What a U.S.–North Korean Summit Means for Japan

Abe Has Good Reason to Be Skeptical

U.S. Vice President Mike Pence and Japanese Prime Minister Shinzo Abe attend a joint announcement at Abe's official residence in Tokyo, February 2018. Kiyoshi Ota / REUTERS

When news broke on March 8 that U.S. President Donald Trump had agreed to meet with North Korean leader Kim Jong Un, Japanese Prime Minister Shinzo Abe had plenty of reason to worry. Japan, of course, would be delighted if the Trump-Kim meeting were to put Pyongyang on the path to verifiable and irreversible denuclearization, but Japanese leaders have long been and will continue to be concerned about the arsenal of North Korean missiles that could reach them. From Tokyo’s perspective, the problem on the Korean Peninsula is not simply that Pyongyang’s nuclear and missile capabilities are growing; it is also that Kim blatantly desires to demonstrate those capabilities, and to do so at the expense of Japanese security. North Korea has a reputation of not abiding by agreements, and today it has a lethal military arsenal to show for it. Thus, even if Trump and Kim hash out a deal, there is little reason for Abe to believe that Kim will give up his nuclear and missile capabilities, given how hard he has worked to develop them up to now. Expect Japan to be very skeptical, and to demand sustained evidence of Kim’s intentions. Like U.S. and South Korean experts, Tokyo policymakers have little reason to trust Kim’s quick about-face.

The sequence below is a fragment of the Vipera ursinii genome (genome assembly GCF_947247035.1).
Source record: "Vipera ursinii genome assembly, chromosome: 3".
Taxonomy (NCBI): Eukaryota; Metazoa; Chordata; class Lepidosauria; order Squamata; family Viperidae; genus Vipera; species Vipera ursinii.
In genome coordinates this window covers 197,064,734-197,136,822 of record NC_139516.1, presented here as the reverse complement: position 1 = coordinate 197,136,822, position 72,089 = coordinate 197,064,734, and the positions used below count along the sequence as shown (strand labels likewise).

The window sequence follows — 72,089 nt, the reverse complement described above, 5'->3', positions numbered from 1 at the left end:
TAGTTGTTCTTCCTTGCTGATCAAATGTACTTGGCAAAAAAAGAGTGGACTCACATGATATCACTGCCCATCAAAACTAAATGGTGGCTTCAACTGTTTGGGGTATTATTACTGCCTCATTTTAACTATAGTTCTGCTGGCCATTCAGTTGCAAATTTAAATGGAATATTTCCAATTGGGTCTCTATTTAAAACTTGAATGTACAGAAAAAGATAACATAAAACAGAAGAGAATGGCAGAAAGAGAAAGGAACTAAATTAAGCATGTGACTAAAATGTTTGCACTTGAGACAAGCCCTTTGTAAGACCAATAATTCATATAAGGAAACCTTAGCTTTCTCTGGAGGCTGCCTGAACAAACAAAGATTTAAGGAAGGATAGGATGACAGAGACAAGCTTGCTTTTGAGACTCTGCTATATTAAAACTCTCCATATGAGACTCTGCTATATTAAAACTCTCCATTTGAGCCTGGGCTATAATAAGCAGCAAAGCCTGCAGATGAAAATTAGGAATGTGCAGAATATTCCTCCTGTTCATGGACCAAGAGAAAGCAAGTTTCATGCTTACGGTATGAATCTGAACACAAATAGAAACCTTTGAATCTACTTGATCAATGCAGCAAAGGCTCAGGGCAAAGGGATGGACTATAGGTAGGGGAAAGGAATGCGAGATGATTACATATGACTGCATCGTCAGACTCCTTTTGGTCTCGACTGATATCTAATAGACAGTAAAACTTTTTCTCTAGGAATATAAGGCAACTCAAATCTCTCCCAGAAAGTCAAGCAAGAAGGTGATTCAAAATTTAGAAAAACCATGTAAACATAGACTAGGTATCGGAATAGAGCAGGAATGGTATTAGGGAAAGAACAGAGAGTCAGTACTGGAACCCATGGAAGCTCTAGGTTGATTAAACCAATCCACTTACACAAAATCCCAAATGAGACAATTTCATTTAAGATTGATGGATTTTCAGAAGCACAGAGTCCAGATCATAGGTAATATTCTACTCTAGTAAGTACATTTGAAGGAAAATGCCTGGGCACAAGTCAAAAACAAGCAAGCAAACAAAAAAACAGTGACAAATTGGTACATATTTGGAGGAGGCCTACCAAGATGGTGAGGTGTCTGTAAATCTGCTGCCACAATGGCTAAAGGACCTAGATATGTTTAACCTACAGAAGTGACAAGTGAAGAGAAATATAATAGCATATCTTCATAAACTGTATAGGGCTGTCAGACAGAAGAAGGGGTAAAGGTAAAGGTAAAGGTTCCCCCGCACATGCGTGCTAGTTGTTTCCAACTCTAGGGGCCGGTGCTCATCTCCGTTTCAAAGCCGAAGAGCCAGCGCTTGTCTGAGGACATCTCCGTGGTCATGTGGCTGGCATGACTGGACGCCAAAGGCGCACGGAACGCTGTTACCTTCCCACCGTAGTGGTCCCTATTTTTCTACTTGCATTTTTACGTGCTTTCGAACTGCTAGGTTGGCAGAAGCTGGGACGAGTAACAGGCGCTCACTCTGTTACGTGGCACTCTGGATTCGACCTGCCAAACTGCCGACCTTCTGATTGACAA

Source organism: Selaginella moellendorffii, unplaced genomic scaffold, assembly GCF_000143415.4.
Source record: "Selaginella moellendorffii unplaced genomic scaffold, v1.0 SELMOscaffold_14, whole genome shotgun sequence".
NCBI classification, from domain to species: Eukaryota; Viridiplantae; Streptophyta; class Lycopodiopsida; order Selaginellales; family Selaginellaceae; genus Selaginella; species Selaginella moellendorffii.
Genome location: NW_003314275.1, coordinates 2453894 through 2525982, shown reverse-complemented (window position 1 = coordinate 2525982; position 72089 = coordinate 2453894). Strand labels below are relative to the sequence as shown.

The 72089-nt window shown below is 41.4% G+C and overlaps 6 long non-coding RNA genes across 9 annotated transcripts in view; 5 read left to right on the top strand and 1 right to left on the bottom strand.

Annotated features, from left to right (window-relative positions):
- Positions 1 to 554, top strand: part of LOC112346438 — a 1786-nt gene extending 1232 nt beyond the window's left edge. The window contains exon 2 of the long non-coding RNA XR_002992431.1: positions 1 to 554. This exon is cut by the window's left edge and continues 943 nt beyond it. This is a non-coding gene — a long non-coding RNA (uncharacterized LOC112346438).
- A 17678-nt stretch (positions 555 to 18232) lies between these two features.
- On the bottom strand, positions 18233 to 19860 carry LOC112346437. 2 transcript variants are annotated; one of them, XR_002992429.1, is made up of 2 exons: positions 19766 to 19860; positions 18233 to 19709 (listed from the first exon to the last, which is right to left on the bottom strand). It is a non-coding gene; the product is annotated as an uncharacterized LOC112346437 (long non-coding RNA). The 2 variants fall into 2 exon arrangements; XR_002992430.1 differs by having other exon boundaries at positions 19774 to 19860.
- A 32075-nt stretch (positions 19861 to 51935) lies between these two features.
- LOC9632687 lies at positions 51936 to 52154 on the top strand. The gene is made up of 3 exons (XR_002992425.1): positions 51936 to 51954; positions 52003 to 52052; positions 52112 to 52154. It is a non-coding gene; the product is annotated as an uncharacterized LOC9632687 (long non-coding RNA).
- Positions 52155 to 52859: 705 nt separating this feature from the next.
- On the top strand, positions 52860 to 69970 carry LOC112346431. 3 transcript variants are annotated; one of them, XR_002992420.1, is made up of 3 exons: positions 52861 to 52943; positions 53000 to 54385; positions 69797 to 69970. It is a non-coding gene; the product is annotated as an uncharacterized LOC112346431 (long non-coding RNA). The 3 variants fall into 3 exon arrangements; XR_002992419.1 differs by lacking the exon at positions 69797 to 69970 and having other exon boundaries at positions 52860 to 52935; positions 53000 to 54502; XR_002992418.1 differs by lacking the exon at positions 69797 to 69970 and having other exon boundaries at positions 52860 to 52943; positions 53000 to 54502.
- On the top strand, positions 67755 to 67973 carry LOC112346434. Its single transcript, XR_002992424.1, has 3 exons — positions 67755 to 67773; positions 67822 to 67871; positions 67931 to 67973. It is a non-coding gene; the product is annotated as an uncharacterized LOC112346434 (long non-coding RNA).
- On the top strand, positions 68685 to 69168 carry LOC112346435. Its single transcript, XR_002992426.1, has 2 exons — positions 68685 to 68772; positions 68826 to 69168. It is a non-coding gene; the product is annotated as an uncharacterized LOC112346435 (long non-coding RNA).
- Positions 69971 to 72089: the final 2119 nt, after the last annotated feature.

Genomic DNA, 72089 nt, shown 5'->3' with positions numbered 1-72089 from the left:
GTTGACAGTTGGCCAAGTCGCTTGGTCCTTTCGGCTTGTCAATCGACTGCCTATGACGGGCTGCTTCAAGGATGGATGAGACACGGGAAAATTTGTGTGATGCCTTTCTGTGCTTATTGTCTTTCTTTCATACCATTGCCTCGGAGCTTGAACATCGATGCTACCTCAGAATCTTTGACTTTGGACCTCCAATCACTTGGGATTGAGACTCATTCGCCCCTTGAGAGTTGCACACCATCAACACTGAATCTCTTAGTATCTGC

Japan has felt the brunt of Kim’s intensified missile testing for over a year. Of North Korea’s 11 successful missile launches in 2017, five fell within 200 nautical miles of the Japanese islands. In late August, Kim sent the first of two intermediate-range ballistic missiles he claimed could eventually reach the United States. In September, he went further and conducted a nuclear test, again seeking to prove that North Korea was just about to reach its goal of a deliverable nuclear weapon—a threat severe enough that it could decouple Seoul and Tokyo from the United States.  

Japan has long worried about North Korea’s missile program. In 1998, the first launch of a North

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